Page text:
And where we even lived in East Boston, I remember hearing my mother warning her (Chaika) not to tell the storekeeper to bill them to bill them for pounds of salt, which were easily pounds of candy. But she didn't want her husband to know (that she was eating candy). And the diabetes and everything, she (Chaika) lost her leg and became bedridden. And that kinda broke off the feelings between my family and hers.
And I never knew Sammy (son of William and Chaika Berly). All I know was when I was about 6 years old, a policeman came to my house and said to my mother that your son has died. It turned out that Sammy was killed in a fight for a spot to sell newspapers. He fought with an Irish kid, a gentile person, over a spot to sell newspapers that sold for 2 cents a piece. If you worked at this and you made a dollar a week, he was lucky. It was a lot more money in those days than today. I remember when a postage stamp was 2 cents. We didn't have airmail or parcel post or anything like that. A card was one penny.
The only thing Louis (my dad) told me about his father and mother. They all lived in a house in a Shtetel on the Bug River in the Ukraine where the Bug River converged with a larger river. The name is the back of my head and I can't spit it out. On one side of the river, the Jews lived, on the other side, the Goyem lived, the gentiles. The only time they would meet is when they were swimming in the river in the summer time and they'd come face to face or in the wintertime, when the river froze, they would drive their wagons over the ice. He said his father was named Israel. That's my name Irwin. I'm named after his father and that's why my grandfather on my mother's side was mad, because Charles, the name of his father came second, not first. He always called me Charles, my mother's grandfather. He never called me Israel.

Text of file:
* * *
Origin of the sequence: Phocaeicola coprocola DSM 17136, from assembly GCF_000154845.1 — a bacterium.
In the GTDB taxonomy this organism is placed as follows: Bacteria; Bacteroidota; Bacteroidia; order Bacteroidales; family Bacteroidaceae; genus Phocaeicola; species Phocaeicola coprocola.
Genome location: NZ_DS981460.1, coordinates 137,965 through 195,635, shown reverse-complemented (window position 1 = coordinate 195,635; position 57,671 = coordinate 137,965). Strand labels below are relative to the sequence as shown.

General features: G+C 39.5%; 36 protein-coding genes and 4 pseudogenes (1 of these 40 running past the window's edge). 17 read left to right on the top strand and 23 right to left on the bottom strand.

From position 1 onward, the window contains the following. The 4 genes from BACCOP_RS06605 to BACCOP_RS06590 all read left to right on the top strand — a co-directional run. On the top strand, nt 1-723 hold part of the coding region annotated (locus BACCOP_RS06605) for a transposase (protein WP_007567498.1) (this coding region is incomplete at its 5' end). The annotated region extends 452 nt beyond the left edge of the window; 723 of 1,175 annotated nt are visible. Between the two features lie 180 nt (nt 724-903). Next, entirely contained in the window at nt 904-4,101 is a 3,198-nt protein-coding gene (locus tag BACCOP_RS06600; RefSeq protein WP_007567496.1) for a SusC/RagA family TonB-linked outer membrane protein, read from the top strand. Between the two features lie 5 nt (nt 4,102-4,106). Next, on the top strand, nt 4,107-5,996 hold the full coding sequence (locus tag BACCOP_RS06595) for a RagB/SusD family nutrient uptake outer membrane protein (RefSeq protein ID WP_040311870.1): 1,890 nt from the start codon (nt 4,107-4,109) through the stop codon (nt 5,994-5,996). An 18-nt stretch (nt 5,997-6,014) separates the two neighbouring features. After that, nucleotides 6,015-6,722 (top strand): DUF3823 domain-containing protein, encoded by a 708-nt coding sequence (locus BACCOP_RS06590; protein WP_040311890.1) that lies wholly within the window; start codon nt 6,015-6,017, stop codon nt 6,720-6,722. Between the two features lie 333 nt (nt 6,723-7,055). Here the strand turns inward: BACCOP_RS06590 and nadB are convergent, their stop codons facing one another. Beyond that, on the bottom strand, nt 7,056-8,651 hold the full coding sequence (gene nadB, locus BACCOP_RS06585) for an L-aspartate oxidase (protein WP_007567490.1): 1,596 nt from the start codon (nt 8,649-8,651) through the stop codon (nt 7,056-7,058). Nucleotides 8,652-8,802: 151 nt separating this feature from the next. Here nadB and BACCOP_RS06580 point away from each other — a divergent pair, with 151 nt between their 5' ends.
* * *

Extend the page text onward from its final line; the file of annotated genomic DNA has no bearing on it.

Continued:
Anyway, in those days, everybody was arranged. His grandfather (I believe Israel is referring to Israel Steisel's father-in-law) picked this man (Israel Steisel), because he was a wonderful student in the shull (Israel Steisel). That was a big pride, to have somebody that was very, very learned in the bible. And he also played the violin. And now you know why the Zarakovs play the violin. (Note: Barney and Stanley Zarakov played the violin).